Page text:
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Is Regenerative Travel a New Era In Tourism?

Understand the industry’s newest buzz word with examples of how tourism can improve upon the places we love to visit

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For nearly a year, the travel and tourism industry has been grappling with the fallout from Covid-19. With the pandemic raging, borders shut, and air travel at an all-time low, it seems impossible to envision a post-pandemic world where travel will resume once more. But envision we must—using this crisis as an opportunity for reflection and transformation. For decades the tourism industry has embraced economic determinism, growth and profit, and consumption as measures of its own success; this has often led to exploitation of natural resources and cultural heritage while ignoring alternative means of economic exchange. The fields of sustainable tourism, eco-tourism, and community-based tourism have been viewed as distinct disciplines within the tourism industry, reflecting that sustainability and conservation is an objective separate to that of travel and tourism. As an entire industry was forced to pause overnight, we as sustainable tourism practitioners have been grappling with the question: what was being sustained in the first place? For whom and by whom?

Here are few travel tales from the Solimar team that exemplify regenerative travel, and our vision for how it can transform our new world order.

Chris Seek

Ever since my first introduction to sustainable tourism, I committed my life’s purpose to ensuring tourism minimizes negative impacts and maximizes positive impacts. I am fortunate to have a job that lets me travel around the world and work with destinations that are embracing the concept of regenerative travel so it’s hard for me to pick just one example to share. When I think of destinations that are implementing successful tourism development strategies to transform their communities, the one that stands out is the town of Rocky Mount, NC where my wife grew up and her extended family still lives today.  What is known to most as a highway stop on the way North or South on I-95, the community had very little to offer visitors beyond roadside chain hotels and fast-food restaurants.  But then something changed.  The local government decided that tourism development could stimulate their local economy and improve the lives of their residents.  As they looked around the destination, they realized that the 82-acre abandoned Cotton Mill located on the banks of the beautiful Tar River could help regenerate the community’s spirit and preserve the history of the town while also breathing new life into this abandoned historical asset. Watch this short video below to see how the Rocky Mount Mills is regenerating travel and the community of Rocky Mount.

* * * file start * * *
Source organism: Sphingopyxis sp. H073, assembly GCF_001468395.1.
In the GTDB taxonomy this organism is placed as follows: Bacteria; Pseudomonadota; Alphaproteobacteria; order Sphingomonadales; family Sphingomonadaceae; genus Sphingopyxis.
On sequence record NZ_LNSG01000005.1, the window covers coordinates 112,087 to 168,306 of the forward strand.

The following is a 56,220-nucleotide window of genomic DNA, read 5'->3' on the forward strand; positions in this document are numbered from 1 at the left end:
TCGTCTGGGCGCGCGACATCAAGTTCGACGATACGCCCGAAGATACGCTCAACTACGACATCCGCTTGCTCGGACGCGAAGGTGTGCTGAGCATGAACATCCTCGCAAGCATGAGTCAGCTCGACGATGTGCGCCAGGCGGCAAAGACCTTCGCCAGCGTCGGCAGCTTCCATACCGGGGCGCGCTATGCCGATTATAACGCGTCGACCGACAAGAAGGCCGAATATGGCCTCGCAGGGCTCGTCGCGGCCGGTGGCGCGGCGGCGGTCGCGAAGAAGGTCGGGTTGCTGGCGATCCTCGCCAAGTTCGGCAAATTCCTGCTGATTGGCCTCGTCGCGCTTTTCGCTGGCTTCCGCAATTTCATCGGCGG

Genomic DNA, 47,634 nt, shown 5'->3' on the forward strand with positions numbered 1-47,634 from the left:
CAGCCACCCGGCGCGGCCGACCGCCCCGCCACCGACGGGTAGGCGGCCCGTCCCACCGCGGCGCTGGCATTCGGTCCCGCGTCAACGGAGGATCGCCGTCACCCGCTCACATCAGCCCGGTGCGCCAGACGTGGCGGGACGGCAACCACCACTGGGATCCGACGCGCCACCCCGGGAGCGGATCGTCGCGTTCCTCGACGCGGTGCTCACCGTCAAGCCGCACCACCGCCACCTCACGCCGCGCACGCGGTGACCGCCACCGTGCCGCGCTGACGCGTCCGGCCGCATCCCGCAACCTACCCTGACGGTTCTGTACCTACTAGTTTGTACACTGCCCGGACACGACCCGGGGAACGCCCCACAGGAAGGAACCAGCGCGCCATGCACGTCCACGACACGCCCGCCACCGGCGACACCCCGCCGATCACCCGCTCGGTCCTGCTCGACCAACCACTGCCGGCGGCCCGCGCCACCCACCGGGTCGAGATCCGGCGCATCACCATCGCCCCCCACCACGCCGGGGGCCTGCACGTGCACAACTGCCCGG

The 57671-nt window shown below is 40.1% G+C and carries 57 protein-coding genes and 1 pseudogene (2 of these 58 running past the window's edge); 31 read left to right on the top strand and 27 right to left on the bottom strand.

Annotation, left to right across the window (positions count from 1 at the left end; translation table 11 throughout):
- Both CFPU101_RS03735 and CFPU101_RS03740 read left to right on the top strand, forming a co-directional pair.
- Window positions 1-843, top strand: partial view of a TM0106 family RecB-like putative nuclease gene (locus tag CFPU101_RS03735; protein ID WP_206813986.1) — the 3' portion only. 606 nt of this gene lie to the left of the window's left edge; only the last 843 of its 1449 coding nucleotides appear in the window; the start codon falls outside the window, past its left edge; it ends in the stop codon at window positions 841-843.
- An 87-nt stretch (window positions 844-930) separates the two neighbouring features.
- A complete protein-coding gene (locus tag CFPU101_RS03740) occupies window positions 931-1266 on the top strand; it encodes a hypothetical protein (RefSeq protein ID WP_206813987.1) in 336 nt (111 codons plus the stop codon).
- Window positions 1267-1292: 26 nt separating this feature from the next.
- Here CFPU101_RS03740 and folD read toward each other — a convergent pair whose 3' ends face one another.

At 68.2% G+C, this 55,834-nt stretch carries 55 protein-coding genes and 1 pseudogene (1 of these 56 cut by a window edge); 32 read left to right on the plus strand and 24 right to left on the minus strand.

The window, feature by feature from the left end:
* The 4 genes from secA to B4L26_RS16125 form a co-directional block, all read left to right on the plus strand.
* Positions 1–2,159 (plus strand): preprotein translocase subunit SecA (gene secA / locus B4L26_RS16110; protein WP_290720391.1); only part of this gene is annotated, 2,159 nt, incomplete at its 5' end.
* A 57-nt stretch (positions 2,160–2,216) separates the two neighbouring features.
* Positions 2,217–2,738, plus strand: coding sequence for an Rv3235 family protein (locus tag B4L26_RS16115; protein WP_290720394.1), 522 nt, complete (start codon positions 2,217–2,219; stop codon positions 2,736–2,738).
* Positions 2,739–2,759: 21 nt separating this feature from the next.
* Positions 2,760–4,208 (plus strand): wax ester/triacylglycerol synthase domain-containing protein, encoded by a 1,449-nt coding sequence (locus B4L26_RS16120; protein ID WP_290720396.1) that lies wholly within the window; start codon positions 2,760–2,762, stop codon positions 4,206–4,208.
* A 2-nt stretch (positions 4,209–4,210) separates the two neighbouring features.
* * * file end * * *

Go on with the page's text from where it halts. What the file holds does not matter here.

Chloe King

Dipping our faces beneath the waves, the extent of the crisis emerged before us: hundreds of meters of vibrant coral reef suffocating beneath a thick ghost net, discarded some time ago by a vessel fishing illegally off Indonesia’s coastline. A dozen of us bobbed along at the surface as several descended below on scuba gear, knives and scissors clutched in our hands. Heeding the call from a local fisherman the day before, we had gathered our crew: dive shop managers, an eclectic group of resident expats, and a team of local dive guides who used to spend their days fishing atop the reefs before guiding guests along them. We knew then that the task before us would take until sunset, just as the sun’s first glow emerged over the horizon; in reality it would take us four days, two dozen scuba tanks, and a handful of passionate divers and freedivers to extract nearly one ton worth of discarded fishing net from the fragile reef. We moved like cautious caretakers along the coral, painstakingly extracting parts of the reef that had been newly restored by some among our team, freeing creatures large and small from the thick web, assured that our actions would give this one patch of life a chance to thrive long after our bubbles had cleared the surface.

Daniela Mastronardi